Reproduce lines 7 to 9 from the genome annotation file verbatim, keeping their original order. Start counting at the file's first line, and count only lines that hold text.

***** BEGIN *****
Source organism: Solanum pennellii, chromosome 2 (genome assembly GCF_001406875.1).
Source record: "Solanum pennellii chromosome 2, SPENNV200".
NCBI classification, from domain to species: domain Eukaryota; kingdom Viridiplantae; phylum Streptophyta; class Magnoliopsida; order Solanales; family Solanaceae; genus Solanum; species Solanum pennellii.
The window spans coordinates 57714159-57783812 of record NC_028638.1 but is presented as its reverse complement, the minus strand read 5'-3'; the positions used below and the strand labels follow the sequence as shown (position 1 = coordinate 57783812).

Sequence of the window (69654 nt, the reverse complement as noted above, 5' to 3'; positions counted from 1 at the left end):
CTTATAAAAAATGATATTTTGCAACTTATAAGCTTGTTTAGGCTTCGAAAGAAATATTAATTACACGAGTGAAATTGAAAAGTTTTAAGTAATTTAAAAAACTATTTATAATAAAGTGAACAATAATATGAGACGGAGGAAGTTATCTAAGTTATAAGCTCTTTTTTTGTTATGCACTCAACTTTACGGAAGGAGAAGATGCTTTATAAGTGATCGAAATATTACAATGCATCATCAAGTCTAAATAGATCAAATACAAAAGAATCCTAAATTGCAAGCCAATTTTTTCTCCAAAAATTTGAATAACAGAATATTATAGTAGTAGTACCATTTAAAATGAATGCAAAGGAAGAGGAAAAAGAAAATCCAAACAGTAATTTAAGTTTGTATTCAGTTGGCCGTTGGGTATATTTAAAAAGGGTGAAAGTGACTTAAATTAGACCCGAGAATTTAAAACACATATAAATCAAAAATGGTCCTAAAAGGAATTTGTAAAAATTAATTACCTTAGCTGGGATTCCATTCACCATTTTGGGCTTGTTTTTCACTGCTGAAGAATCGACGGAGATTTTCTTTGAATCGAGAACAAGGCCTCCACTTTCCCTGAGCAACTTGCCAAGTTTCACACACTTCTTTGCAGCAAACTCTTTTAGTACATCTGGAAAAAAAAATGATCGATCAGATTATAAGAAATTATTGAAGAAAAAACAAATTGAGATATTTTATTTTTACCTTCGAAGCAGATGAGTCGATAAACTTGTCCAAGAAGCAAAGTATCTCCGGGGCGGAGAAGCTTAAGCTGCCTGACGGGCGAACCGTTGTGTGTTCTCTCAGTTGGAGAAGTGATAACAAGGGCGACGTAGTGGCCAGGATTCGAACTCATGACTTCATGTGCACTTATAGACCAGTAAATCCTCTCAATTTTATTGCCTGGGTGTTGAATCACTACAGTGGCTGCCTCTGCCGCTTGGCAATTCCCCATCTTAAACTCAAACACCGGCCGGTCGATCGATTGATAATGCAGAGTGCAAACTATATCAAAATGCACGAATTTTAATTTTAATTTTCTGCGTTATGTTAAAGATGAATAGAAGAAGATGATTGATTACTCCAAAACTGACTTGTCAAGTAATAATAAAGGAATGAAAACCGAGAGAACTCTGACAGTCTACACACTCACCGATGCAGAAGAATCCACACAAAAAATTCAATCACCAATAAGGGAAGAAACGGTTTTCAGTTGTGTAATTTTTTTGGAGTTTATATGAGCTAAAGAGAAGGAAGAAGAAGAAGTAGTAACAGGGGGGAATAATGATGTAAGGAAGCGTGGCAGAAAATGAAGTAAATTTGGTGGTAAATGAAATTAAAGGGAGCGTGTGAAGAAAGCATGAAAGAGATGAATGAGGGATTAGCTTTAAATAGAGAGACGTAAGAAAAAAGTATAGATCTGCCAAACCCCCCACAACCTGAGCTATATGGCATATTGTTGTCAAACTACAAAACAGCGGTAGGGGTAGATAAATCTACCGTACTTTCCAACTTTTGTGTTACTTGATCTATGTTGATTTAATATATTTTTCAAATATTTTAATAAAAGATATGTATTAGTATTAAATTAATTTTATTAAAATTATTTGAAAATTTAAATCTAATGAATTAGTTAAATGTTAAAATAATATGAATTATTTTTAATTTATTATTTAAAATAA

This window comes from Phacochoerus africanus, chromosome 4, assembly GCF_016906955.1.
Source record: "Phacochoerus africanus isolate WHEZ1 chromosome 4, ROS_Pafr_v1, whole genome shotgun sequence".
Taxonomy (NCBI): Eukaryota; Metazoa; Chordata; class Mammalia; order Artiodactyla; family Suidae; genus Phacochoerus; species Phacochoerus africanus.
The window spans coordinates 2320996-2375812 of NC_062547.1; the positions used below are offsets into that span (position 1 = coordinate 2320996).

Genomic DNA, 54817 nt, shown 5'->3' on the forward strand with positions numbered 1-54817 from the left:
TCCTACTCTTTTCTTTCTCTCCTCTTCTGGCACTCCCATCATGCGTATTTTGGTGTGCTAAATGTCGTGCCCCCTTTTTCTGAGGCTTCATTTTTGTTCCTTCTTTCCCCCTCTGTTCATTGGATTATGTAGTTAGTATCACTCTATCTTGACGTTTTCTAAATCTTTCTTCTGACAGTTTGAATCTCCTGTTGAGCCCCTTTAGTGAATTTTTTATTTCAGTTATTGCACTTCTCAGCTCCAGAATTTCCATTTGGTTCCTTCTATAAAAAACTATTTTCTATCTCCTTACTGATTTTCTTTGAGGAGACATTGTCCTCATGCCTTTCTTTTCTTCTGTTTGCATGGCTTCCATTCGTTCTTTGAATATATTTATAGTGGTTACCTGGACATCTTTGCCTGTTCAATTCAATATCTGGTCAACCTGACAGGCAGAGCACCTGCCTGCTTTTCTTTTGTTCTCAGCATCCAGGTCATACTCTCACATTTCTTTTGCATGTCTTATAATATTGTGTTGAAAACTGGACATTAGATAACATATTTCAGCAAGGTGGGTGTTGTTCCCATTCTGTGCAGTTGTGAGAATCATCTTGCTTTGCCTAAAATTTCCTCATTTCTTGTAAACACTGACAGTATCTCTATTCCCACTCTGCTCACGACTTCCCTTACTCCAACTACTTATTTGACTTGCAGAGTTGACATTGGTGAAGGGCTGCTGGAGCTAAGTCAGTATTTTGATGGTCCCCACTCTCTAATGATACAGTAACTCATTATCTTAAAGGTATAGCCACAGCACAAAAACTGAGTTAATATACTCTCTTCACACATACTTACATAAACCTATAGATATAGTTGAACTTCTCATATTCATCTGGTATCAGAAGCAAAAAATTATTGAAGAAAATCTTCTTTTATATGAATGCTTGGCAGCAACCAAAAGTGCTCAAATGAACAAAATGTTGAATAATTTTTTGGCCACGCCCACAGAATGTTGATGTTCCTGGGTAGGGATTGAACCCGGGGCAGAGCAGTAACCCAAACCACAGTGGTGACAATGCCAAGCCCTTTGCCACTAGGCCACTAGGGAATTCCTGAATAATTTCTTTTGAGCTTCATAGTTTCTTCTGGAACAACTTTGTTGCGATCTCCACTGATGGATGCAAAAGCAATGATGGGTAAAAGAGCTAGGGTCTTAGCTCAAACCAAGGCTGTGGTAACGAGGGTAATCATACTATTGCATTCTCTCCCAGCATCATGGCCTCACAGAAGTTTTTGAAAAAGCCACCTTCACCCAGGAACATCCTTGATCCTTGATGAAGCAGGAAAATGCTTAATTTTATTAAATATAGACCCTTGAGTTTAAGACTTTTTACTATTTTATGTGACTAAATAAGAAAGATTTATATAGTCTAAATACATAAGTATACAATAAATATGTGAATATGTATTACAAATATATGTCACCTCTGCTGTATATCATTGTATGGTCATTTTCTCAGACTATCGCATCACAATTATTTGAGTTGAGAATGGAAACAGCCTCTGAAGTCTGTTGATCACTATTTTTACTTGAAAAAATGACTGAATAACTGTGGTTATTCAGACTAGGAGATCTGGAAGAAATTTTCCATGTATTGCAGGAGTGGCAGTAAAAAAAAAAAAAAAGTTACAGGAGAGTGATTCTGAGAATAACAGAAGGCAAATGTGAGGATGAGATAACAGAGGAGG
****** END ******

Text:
This window comes from Phacochoerus africanus, chromosome 4, assembly GCF_016906955.1.
Source record: "Phacochoerus africanus isolate WHEZ1 chromosome 4, ROS_Pafr_v1, whole genome shotgun sequence".
Taxonomy (NCBI): Eukaryota; Metazoa; Chordata; class Mammalia; order Artiodactyla; family Suidae; genus Phacochoerus; species Phacochoerus africanus.